NGC 3603 PDR region

Ultraviolet photons from O and B stars strongly influence the structure and emission spectra of the interstellar medium. The UV photons energetic enough to ionize hydrogen \(h\nu > {\rm 13.6 eV}\) will create the H II region around the star, but lower energy UV photons escape. These far-UV photons (\(6~{\rm eV} < h\nu < {\rm 13.6~eV}\)) are still energetic enough to photodissociate molecules and to ionize low ionization-potential atoms such as carbon, silicon, and sulfur. They thus create a photodissociation region (PDR) just outside the H II region. In aggregate, these PDRs dominates the heating and cooling of the neutral interstellar medium. The gas is heated by photo-electrons from grains and cools mostly through far-infrared fine structure lines like [O I] and [C II].

The PDR Toolbox is a science-enabling tool for the community, designed to help astronomers determine the physical parameters of photodissociation regions from observations. Typical observations of both Galactic and extragalactic PDRs come from ground- and space-based millimeter, submillimeter, and far-infrared telescopes such as ALMA, SOFIA, JWST, Spitzer, and Herschel. Given a set of observations of spectral line or continuum intensities, PDR Toolbox can compute best-fit FUV incident intensity and cloud density based on our models of PDR emission.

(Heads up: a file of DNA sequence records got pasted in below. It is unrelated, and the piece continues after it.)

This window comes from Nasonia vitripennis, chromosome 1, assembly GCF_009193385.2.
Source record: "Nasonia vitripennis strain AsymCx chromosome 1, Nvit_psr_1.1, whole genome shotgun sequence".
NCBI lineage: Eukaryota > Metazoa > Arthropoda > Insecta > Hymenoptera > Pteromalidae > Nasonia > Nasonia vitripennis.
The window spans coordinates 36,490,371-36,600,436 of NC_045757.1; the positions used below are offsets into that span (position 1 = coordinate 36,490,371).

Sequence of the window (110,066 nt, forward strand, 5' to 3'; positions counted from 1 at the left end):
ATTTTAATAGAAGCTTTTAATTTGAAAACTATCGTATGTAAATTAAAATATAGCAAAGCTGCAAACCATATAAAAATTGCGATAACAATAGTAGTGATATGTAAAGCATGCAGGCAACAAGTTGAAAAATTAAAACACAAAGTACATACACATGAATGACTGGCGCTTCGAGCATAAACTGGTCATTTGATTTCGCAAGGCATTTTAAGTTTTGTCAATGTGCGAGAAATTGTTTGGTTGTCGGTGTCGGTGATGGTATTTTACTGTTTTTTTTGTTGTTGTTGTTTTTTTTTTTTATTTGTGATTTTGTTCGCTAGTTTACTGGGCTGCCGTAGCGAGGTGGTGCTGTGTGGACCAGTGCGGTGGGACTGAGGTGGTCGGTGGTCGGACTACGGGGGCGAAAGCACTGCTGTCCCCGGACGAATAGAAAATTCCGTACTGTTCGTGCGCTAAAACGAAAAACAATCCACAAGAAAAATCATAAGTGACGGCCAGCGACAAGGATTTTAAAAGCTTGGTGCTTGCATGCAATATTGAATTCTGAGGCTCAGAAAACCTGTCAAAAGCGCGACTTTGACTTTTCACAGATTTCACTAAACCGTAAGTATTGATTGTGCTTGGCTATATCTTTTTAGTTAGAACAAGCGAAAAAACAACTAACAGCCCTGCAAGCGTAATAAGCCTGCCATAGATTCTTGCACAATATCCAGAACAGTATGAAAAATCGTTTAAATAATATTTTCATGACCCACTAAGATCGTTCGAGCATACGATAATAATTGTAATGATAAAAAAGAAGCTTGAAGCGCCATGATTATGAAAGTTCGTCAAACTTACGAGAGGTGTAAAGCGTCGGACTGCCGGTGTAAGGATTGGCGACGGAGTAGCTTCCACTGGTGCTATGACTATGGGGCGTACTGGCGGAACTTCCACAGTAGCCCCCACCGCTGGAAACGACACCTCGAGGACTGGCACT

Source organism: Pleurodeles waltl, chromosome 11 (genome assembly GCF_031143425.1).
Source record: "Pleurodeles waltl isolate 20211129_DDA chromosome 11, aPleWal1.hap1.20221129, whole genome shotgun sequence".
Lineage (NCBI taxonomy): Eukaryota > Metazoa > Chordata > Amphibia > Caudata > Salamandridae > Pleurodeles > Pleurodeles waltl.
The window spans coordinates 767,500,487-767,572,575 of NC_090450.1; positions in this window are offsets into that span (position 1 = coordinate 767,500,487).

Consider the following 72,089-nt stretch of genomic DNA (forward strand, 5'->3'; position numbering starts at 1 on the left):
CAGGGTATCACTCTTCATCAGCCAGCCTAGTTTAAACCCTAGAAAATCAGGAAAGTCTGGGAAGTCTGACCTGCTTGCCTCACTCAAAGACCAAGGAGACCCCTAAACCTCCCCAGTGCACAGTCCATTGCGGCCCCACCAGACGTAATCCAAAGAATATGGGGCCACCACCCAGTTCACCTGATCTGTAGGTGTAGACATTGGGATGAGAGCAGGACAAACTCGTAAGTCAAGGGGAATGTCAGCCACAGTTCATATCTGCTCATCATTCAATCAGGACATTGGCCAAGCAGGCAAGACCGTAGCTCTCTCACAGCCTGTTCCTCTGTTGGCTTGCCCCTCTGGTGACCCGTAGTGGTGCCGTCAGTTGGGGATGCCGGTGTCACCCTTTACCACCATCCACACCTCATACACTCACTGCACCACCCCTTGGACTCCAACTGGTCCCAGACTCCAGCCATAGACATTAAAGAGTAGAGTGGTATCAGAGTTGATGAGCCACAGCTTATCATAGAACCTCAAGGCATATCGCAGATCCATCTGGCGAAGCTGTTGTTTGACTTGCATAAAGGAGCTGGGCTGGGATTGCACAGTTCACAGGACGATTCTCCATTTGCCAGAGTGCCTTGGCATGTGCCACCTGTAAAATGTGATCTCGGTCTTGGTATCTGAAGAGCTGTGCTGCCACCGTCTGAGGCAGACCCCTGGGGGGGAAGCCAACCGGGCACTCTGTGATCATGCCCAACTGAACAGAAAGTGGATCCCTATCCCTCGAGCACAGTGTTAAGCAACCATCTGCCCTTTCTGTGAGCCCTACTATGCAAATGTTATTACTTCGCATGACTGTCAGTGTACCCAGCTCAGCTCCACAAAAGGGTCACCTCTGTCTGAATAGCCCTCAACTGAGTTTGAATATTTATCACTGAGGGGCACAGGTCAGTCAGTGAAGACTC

The current version is 2.0.7 (released Jan 27, 2021)

Please remember to cite use of the PDR Toolbox!

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Citing PDR Toolbox

If you use the PDR Toolbox for published research or in a presentation, we ask that you please cite the following papers:


Twenty years ago, when we started the Photodissociation Region Toolbox (PDRT), web programming meant Common Gateway Interface and Perl was King. Single pixel detectors were cutting edge technology and the sub-mm window had just begun to be explored. Airline travel was pleasant and people still smoked cigarettes. We put together PDRT with Perl, HTML, Apache 1.3, FITS files, CVS, shell scripts, thumb tacks, horsehair, and bits of string. The tool filled a need, scratched an itch, developed an international user base. As new telescopes arrived, we added spectral lines and low metallicity models. Web-free scripting interfaces were created by users. Our funding ran out, but we added lines when users requested and kept the service running. Single pixel detectors gave way to pixel arrays and the sub-mm science matured. Recently, we received funding to implement upgrades described here. Let us know which are most important to you and what else you'd like to see!


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